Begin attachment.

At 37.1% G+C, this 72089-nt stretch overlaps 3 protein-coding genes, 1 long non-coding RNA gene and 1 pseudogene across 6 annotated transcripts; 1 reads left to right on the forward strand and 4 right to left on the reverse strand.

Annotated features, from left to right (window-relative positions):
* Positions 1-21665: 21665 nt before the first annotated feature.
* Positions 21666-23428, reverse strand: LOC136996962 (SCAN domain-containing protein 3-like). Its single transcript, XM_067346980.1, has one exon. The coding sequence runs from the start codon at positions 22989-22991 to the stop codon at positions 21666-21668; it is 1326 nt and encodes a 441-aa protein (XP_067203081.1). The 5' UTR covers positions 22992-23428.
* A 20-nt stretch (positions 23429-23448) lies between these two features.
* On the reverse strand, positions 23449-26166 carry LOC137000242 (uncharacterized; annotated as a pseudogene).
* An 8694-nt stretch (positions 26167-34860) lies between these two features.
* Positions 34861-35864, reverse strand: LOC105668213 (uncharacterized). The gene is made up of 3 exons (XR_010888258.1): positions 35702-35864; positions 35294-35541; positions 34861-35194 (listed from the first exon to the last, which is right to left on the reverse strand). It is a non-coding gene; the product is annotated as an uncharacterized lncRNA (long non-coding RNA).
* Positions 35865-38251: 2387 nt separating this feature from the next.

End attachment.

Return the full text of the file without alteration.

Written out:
At 37.1% G+C, this 72089-nt stretch overlaps 3 protein-coding genes, 1 long non-coding RNA gene and 1 pseudogene across 6 annotated transcripts; 1 reads left to right on the forward strand and 4 right to left on the reverse strand.

Annotated features, from left to right (window-relative positions):
* Positions 1-21665: 21665 nt before the first annotated feature.
* Positions 21666-23428, reverse strand: LOC136996962 (SCAN domain-containing protein 3-like). Its single transcript, XM_067346980.1, has one exon. The coding sequence runs from the start codon at positions 22989-22991 to the stop codon at positions 21666-21668; it is 1326 nt and encodes a 441-aa protein (XP_067203081.1). The 5' UTR covers positions 22992-23428.
* A 20-nt stretch (positions 23429-23448) lies between these two features.
* On the reverse strand, positions 23449-26166 carry LOC137000242 (uncharacterized; annotated as a pseudogene).
* An 8694-nt stretch (positions 26167-34860) lies between these two features.
* Positions 34861-35864, reverse strand: LOC105668213 (uncharacterized). The gene is made up of 3 exons (XR_010888258.1): positions 35702-35864; positions 35294-35541; positions 34861-35194 (listed from the first exon to the last, which is right to left on the reverse strand). It is a non-coding gene; the product is annotated as an uncharacterized lncRNA (long non-coding RNA).
* Positions 35865-38251: 2387 nt separating this feature from the next.